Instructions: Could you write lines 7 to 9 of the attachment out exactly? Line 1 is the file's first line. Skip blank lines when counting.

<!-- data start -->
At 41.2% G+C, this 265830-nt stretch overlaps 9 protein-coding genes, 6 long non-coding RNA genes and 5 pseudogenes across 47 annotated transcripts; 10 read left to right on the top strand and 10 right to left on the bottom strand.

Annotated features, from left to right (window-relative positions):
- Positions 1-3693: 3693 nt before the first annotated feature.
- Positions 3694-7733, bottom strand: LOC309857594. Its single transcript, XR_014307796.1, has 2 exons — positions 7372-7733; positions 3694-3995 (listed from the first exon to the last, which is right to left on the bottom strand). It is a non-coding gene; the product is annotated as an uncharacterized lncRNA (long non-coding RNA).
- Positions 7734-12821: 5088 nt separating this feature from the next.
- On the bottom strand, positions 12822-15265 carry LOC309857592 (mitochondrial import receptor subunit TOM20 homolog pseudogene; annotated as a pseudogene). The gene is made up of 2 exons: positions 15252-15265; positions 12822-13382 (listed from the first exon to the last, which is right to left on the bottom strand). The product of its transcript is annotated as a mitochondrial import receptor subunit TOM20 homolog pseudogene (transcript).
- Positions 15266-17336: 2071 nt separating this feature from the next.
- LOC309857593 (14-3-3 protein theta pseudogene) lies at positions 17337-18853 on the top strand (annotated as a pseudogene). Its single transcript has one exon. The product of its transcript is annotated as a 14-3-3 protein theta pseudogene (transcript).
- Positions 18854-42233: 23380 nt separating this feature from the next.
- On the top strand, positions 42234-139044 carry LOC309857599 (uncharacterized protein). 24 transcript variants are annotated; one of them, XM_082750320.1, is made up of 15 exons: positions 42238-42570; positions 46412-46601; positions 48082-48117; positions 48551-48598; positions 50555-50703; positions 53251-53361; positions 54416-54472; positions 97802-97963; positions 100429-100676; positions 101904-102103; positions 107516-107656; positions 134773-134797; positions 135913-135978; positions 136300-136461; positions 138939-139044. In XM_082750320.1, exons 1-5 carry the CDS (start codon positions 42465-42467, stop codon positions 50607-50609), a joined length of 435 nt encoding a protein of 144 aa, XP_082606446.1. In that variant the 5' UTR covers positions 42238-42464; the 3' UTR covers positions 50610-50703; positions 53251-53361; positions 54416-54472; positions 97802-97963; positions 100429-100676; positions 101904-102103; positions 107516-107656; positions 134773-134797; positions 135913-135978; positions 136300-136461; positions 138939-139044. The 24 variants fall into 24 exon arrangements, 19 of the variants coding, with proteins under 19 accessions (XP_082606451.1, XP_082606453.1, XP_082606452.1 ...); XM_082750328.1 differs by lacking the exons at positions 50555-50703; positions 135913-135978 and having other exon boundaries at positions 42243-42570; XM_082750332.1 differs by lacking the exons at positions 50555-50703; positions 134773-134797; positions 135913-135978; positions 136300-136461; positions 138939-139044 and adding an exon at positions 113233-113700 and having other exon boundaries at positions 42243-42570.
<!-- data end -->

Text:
- Positions 15266-17336: 2071 nt separating this feature from the next.
- LOC309857593 (14-3-3 protein theta pseudogene) lies at positions 17337-18853 on the top strand (annotated as a pseudogene). Its single transcript has one exon. The product of its transcript is annotated as a 14-3-3 protein theta pseudogene (transcript).
- Positions 18854-42233: 23380 nt separating this feature from the next.